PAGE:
Figure B.4 – Results corresponding to Figure B.1, Figure B.2 and Figure B.3 ....................... 39

Figure B.5 – One of 80 parallel, linear-array images of the phantom containing
4-mm-diameter, −20 dB spheres, imaged at 4 MHz with the transmit focus at 3 cm

depth .................................................................................................................................... 39

Figure B.6 – Three successive images of the set of 80 frames addressed in Figure B.5,

where imaging planes were separated by D/4 equal to 1 mm ................................................ 40

Figure B.7 – Results for the 4-cm-wide, 3-cm-focus, linear array addressed in

Figure B.5 and Figure B.6 using all 80 image frames in two sets ........................................... 41

Figure B.8 – Results for the 4-cm-wide, 3-cm-focus, linear array addressed in

Figure B.5, Figure B.6 and Figure B.7, using all 80 image frames corresponding to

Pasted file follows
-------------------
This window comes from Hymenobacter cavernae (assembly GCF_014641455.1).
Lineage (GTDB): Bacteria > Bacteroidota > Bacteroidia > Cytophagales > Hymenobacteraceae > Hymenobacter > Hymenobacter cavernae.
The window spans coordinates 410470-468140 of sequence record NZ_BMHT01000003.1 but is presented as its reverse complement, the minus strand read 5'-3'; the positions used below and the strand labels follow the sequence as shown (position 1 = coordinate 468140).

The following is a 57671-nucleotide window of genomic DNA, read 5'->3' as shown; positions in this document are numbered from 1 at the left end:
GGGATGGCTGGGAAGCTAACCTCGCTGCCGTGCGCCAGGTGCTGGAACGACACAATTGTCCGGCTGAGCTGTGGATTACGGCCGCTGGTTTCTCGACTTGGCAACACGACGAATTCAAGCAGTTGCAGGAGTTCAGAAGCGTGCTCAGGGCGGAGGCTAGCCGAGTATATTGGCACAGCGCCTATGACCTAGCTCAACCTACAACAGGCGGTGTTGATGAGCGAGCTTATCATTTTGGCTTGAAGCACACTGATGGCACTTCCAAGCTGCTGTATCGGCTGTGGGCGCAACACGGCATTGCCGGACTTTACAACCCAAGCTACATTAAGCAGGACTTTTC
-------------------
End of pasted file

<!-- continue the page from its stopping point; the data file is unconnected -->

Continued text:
Figure B.7 in one set ............................................................................................................. 42

Figure C.1 – One image obtained from a phantom containing 3,2-mm-diameter, −20 dB

spheres by using a 4 MHz linear array focused at 3 cm depth ............................................... 43

Figure C.2 – Reproducibility result for two independent sets of 70 images with a mean

number of low-echo sphere centres that is about 15 per 5 mm-depth interval ........................ 44

Figure C.3 – Results obtained by combining both sets of 70 independent images

corresponding to Figure C.2 into a single, 140-image set ...................................................... 45

Figure C.4 – Sector image (curved array) at 4,5 MHz with multiple transmit foci at

4 cm, 8 cm and 12 cm depths; the −20 dB spheres are 3,2 mm in diameter .......................... 45

Figure C.5 – Reproducibility results for a multiple transmit-focus (4 cm, 8 cm and

12 cm) case corresponding to Figure C.4 .............................................................................. 46